Data 101: Data Literacy Toolkit

Training materials by Liz Monk
October 2, 2018

University Center for Social and Urban Research   (Pittsburgh)

October 2, 2018

Data 101 is an introductory data workshop series designed for people looking to get started on their journey toward data literacy. The Carnegie Library of Pittsburgh and the Western Pennsylvania Regional Data Center developed the set of workshops  after testing a variety of formats with different audiences and in different locations throughout the Pittsburgh region.

The goal of the Data 101 workshops is to build participants’ confidence and literacy in using data. After completing all four workshops, we expect that participants will feel prepared and confident to take a computer oriented class knowing that they are already familiar with the concepts behind the technology.

We’re now excited to share everything others will need to replicate and expand on the Data 101 workshops in our Data 101 Toolkit (in Google Drive). Each workshop has a theme and consists of a set of activities built around paper-based or low-tech activities, which workshop attendees have found to be inviting and inclusive.

Included in the Data 101 Toolkit, you will find materials for the following workshops:

What is Data – a general introduction to data concepts. Through presentation, activities and discussion we explore data types, uses, metadata, privacy, ethics and critical thinking around data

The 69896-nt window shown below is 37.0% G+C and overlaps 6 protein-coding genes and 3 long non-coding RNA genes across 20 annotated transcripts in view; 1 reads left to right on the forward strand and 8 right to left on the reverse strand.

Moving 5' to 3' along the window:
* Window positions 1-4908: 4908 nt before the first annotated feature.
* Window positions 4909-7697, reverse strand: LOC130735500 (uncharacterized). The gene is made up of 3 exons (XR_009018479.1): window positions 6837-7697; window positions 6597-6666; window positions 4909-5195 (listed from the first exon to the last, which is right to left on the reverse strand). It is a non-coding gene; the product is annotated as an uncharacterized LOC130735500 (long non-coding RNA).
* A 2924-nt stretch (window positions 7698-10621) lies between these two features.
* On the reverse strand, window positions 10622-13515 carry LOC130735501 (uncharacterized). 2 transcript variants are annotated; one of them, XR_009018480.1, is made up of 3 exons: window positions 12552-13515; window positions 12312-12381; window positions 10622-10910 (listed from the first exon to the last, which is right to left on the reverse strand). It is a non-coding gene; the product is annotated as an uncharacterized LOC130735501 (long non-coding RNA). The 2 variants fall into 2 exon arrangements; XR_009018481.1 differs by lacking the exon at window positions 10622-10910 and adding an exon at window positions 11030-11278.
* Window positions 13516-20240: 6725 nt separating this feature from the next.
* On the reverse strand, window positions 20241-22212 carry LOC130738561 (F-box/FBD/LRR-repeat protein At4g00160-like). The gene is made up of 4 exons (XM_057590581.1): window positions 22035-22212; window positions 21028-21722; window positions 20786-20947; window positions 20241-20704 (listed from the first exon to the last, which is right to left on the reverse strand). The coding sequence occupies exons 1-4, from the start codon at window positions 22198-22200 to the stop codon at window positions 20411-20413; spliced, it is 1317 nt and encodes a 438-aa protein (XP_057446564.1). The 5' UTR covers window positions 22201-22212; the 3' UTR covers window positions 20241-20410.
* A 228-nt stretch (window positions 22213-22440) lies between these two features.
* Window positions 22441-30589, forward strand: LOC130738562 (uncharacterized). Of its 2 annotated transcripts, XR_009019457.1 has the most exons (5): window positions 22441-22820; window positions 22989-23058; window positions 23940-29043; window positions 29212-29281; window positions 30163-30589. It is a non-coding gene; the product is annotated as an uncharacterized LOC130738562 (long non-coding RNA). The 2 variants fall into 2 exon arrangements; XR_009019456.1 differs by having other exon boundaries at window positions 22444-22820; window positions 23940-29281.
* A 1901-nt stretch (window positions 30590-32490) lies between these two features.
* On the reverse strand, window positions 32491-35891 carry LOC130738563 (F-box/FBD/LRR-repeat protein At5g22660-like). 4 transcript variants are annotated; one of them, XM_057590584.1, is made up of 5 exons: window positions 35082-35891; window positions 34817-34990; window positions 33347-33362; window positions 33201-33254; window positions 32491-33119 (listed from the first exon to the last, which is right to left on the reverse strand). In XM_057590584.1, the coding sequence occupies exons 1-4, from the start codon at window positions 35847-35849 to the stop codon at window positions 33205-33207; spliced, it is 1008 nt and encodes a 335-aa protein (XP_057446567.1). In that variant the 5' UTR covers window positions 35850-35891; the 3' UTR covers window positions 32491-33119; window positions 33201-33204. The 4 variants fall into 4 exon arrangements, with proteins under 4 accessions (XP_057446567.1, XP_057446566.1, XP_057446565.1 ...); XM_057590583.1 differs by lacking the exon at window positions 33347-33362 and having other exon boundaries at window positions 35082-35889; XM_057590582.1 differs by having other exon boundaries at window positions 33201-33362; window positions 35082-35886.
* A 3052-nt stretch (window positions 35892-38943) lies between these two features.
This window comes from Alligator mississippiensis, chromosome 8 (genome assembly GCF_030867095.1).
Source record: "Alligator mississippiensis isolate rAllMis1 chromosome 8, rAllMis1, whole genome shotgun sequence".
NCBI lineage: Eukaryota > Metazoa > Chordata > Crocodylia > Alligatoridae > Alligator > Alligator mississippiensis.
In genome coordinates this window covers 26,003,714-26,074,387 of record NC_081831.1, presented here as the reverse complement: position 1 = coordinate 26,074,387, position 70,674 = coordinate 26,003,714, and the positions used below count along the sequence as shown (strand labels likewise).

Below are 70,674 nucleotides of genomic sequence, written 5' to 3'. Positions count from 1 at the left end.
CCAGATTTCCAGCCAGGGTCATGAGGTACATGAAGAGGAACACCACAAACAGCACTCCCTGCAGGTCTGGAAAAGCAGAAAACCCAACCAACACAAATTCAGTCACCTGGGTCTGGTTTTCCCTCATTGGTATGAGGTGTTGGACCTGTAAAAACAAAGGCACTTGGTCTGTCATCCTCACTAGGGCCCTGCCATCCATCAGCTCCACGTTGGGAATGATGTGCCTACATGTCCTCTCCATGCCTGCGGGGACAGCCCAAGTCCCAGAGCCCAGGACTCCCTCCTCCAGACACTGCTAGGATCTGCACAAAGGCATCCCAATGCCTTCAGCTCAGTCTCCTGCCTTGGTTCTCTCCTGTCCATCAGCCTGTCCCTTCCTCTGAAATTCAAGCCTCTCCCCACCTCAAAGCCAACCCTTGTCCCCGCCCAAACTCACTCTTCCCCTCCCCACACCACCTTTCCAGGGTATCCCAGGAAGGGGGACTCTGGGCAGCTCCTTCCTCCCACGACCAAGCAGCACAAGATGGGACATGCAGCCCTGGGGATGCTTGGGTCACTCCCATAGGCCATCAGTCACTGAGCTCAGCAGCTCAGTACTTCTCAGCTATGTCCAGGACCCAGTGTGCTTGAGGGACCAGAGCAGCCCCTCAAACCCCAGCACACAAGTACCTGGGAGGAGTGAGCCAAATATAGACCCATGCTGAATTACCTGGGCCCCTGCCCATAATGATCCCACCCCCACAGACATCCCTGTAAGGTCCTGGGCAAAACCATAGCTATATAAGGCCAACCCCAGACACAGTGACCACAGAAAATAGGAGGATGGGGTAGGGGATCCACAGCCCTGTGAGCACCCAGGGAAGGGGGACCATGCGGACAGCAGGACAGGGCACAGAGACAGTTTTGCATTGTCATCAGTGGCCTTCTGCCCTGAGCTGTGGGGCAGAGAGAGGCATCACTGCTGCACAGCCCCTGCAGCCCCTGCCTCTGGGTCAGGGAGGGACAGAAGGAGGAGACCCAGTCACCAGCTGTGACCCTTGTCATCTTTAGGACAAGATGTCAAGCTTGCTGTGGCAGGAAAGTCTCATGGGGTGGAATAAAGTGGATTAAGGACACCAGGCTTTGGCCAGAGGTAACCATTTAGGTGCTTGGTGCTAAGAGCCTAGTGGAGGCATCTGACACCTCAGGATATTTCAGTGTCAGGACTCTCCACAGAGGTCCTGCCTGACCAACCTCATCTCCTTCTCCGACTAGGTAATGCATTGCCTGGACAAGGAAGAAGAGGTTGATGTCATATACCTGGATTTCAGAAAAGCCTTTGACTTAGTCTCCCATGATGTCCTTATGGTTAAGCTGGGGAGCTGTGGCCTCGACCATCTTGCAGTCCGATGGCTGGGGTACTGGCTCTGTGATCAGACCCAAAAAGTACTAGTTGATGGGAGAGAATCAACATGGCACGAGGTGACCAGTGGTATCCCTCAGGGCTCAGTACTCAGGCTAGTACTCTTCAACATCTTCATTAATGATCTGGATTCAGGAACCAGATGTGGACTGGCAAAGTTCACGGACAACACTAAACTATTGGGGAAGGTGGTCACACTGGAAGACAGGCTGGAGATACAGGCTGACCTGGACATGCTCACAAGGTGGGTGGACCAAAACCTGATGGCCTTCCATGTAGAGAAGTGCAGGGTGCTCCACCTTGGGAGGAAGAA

Charts – a general introduction to charting data. Through presentation, activities and discussion we explore language, design principles, clutter, basic guidelines around what chart to use when.  

Mapping – a general introduction to spatial analysis concepts.  Through presentation, activities, and discussion we explore the fundamental concepts behind Geographic Information Systems (GIS) applications.  

Finding Stories in Data  a general introduction to telling stories using data. Through presentation, activities and discussion we explore different types of stories found in data and practice applying that knowledge by working in groups to explore printed datasets.

Special thanks to Neighborhood Allies for supporting the development of Data 101, along with the supporters of the Regional Data Center and the Carnegie Library of Pittsburgh.